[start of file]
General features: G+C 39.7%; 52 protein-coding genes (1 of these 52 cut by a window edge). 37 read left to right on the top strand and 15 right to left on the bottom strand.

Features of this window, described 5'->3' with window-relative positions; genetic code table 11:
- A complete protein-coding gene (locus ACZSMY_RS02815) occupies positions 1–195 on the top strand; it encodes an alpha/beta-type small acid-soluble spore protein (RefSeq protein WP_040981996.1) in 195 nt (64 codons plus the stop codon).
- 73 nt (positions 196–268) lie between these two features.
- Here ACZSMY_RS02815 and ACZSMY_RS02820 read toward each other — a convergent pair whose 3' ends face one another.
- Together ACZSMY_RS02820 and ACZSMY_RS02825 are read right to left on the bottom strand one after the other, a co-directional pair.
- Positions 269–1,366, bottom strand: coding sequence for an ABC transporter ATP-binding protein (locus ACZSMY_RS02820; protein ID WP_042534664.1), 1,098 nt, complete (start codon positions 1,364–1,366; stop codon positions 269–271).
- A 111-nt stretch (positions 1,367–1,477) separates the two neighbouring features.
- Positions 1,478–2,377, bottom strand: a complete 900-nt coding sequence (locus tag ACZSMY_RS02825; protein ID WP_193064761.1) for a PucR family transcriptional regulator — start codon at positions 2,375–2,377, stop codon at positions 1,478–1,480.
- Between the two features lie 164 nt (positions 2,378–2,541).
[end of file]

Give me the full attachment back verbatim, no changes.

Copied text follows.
General features: G+C 39.7%; 52 protein-coding genes (1 of these 52 cut by a window edge). 37 read left to right on the top strand and 15 right to left on the bottom strand.

Features of this window, described 5'->3' with window-relative positions; genetic code table 11:
- A complete protein-coding gene (locus ACZSMY_RS02815) occupies positions 1–195 on the top strand; it encodes an alpha/beta-type small acid-soluble spore protein (RefSeq protein WP_040981996.1) in 195 nt (64 codons plus the stop codon).
- 73 nt (positions 196–268) lie between these two features.
- Here ACZSMY_RS02815 and ACZSMY_RS02820 read toward each other — a convergent pair whose 3' ends face one another.
- Together ACZSMY_RS02820 and ACZSMY_RS02825 are read right to left on the bottom strand one after the other, a co-directional pair.
- Positions 269–1,366, bottom strand: coding sequence for an ABC transporter ATP-binding protein (locus ACZSMY_RS02820; protein ID WP_042534664.1), 1,098 nt, complete (start codon positions 1,364–1,366; stop codon positions 269–271).
- A 111-nt stretch (positions 1,367–1,477) separates the two neighbouring features.
- Positions 1,478–2,377, bottom strand: a complete 900-nt coding sequence (locus tag ACZSMY_RS02825; protein ID WP_193064761.1) for a PucR family transcriptional regulator — start codon at positions 2,375–2,377, stop codon at positions 1,478–1,480.
- Between the two features lie 164 nt (positions 2,378–2,541).